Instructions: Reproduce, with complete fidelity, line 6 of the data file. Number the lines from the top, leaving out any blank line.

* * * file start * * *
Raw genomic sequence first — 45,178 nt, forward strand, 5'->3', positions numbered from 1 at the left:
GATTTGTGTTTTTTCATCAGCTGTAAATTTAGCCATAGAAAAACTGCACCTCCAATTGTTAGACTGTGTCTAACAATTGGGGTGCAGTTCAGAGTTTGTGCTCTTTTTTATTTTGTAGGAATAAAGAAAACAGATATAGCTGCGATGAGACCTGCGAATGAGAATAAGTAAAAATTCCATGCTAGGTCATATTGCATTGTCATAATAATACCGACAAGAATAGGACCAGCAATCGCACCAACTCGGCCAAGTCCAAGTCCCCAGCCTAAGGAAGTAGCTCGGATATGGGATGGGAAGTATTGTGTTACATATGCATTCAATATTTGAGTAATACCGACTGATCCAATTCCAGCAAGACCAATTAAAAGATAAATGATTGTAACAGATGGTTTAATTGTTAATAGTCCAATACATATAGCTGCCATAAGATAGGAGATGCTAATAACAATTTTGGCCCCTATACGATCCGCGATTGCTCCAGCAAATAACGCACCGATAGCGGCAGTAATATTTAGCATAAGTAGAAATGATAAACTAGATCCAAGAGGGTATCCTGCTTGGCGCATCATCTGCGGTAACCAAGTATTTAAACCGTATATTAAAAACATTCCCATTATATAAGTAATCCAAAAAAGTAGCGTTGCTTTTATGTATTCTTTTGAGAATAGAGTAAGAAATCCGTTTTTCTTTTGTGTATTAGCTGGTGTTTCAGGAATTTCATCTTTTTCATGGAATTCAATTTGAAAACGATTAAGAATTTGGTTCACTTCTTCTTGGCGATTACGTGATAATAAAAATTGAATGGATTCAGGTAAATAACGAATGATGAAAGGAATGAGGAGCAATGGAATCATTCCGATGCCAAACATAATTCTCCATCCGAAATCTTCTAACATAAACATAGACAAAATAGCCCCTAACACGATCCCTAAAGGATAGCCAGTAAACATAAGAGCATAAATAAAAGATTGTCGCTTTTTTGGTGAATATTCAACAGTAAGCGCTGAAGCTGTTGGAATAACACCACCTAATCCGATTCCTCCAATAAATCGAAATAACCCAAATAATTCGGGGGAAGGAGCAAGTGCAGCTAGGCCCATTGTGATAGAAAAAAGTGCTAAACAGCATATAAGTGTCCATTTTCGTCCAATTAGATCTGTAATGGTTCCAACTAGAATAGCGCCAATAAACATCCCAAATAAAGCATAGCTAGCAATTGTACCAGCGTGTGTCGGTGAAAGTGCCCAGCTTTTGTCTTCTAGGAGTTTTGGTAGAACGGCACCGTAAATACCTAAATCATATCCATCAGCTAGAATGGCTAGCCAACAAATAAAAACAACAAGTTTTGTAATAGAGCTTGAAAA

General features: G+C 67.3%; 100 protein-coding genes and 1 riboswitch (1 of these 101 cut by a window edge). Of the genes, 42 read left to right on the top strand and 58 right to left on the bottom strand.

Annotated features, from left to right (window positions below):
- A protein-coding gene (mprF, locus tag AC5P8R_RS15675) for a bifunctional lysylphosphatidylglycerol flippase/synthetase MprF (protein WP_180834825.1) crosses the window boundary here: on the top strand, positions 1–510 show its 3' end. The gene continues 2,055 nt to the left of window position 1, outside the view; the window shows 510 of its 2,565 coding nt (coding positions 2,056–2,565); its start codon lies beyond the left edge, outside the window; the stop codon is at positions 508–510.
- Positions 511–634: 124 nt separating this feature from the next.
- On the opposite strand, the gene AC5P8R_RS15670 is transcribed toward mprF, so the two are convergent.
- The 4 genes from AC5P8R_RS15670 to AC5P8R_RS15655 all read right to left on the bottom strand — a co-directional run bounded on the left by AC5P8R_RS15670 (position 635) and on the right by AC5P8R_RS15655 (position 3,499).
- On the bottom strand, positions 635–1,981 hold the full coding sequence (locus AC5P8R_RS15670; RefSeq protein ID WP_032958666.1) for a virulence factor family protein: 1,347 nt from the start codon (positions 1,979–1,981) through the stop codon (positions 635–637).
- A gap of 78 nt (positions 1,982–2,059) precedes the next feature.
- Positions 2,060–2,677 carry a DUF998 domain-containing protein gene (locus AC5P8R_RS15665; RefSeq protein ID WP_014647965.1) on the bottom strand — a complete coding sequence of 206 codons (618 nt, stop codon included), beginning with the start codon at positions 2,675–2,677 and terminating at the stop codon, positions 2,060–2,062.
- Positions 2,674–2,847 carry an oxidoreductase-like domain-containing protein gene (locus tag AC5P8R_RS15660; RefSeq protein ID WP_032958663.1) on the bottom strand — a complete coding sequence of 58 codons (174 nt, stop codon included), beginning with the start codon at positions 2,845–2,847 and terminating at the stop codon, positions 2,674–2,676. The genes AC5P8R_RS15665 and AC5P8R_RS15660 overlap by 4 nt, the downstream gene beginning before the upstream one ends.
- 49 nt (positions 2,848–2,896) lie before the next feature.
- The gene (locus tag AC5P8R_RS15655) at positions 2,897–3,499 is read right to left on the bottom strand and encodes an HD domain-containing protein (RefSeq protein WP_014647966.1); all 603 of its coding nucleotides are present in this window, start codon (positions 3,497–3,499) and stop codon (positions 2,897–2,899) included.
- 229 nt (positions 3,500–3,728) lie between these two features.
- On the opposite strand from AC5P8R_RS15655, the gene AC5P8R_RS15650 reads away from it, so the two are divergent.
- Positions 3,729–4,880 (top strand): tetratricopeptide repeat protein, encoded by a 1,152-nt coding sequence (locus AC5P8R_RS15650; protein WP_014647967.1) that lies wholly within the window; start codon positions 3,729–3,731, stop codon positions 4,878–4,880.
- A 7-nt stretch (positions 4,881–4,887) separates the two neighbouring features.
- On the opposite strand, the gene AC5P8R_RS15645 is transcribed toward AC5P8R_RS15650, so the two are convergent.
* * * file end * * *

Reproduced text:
- Positions 511–634: 124 nt separating this feature from the next.